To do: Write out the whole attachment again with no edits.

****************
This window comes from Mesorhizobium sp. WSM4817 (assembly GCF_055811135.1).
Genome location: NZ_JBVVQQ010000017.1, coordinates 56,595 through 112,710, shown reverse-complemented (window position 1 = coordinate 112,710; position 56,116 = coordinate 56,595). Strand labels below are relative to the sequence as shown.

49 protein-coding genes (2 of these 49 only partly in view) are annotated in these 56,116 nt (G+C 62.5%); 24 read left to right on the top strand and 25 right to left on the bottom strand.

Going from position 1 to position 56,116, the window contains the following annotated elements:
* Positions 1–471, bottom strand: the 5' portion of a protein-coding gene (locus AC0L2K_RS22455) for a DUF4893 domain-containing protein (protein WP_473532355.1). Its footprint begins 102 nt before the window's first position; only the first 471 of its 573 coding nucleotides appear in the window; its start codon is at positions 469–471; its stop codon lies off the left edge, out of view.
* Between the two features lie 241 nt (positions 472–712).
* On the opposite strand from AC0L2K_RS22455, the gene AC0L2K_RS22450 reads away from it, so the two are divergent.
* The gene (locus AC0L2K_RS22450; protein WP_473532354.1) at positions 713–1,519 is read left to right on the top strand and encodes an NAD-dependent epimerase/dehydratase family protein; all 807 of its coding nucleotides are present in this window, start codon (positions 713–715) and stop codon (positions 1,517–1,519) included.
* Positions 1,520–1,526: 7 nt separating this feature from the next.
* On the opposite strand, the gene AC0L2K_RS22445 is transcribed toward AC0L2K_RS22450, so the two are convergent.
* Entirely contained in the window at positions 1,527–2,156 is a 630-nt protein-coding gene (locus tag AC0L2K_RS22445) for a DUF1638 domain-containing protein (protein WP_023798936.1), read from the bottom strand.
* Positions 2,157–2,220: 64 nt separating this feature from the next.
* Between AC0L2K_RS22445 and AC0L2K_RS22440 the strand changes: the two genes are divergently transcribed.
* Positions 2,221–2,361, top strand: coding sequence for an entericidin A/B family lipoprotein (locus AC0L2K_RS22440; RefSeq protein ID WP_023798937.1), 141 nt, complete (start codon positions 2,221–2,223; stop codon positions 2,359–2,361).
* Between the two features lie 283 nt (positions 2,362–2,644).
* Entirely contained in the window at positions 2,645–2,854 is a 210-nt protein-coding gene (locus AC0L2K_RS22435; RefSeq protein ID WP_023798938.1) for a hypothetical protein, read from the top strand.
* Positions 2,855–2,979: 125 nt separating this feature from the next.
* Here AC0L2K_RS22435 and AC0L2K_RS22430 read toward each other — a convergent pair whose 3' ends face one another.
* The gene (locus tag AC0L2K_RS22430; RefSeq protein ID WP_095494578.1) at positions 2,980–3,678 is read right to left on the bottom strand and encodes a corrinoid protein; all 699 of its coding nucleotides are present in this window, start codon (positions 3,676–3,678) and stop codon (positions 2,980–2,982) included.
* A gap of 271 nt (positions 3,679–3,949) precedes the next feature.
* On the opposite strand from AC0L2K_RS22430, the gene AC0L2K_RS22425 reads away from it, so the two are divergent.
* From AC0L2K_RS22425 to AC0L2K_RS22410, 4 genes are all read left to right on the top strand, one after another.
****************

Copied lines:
This window comes from Mesorhizobium sp. WSM4817 (assembly GCF_055811135.1).
Genome location: NZ_JBVVQQ010000017.1, coordinates 56,595 through 112,710, shown reverse-complemented (window position 1 = coordinate 112,710; position 56,116 = coordinate 56,595). Strand labels below are relative to the sequence as shown.

49 protein-coding genes (2 of these 49 only partly in view) are annotated in these 56,116 nt (G+C 62.5%); 24 read left to right on the top strand and 25 right to left on the bottom strand.

Going from position 1 to position 56,116, the window contains the following annotated elements:
* Positions 1–471, bottom strand: the 5' portion of a protein-coding gene (locus AC0L2K_RS22455) for a DUF4893 domain-containing protein (protein WP_473532355.1). Its footprint begins 102 nt before the window's first position; only the first 471 of its 573 coding nucleotides appear in the window; its start codon is at positions 469–471; its stop codon lies off the left edge, out of view.
* Between the two features lie 241 nt (positions 472–712).
* On the opposite strand from AC0L2K_RS22455, the gene AC0L2K_RS22450 reads away from it, so the two are divergent.
* The gene (locus AC0L2K_RS22450; protein WP_473532354.1) at positions 713–1,519 is read left to right on the top strand and encodes an NAD-dependent epimerase/dehydratase family protein; all 807 of its coding nucleotides are present in this window, start codon (positions 713–715) and stop codon (positions 1,517–1,519) included.
* Positions 1,520–1,526: 7 nt separating this feature from the next.
* On the opposite strand, the gene AC0L2K_RS22445 is transcribed toward AC0L2K_RS22450, so the two are convergent.
* Entirely contained in the window at positions 1,527–2,156 is a 630-nt protein-coding gene (locus tag AC0L2K_RS22445) for a DUF1638 domain-containing protein (protein WP_023798936.1), read from the bottom strand.
* Positions 2,157–2,220: 64 nt separating this feature from the next.
* Between AC0L2K_RS22445 and AC0L2K_RS22440 the strand changes: the two genes are divergently transcribed.
* Positions 2,221–2,361, top strand: coding sequence for an entericidin A/B family lipoprotein (locus AC0L2K_RS22440; RefSeq protein ID WP_023798937.1), 141 nt, complete (start codon positions 2,221–2,223; stop codon positions 2,359–2,361).
* Between the two features lie 283 nt (positions 2,362–2,644).
* Entirely contained in the window at positions 2,645–2,854 is a 210-nt protein-coding gene (locus AC0L2K_RS22435; RefSeq protein ID WP_023798938.1) for a hypothetical protein, read from the top strand.
* Positions 2,855–2,979: 125 nt separating this feature from the next.
* Here AC0L2K_RS22435 and AC0L2K_RS22430 read toward each other — a convergent pair whose 3' ends face one another.
* The gene (locus tag AC0L2K_RS22430; RefSeq protein ID WP_095494578.1) at positions 2,980–3,678 is read right to left on the bottom strand and encodes a corrinoid protein; all 699 of its coding nucleotides are present in this window, start codon (positions 3,676–3,678) and stop codon (positions 2,980–2,982) included.
* A gap of 271 nt (positions 3,679–3,949) precedes the next feature.
* On the opposite strand from AC0L2K_RS22430, the gene AC0L2K_RS22425 reads away from it, so the two are divergent.
* From AC0L2K_RS22425 to AC0L2K_RS22410, 4 genes are all read left to right on the top strand, one after another.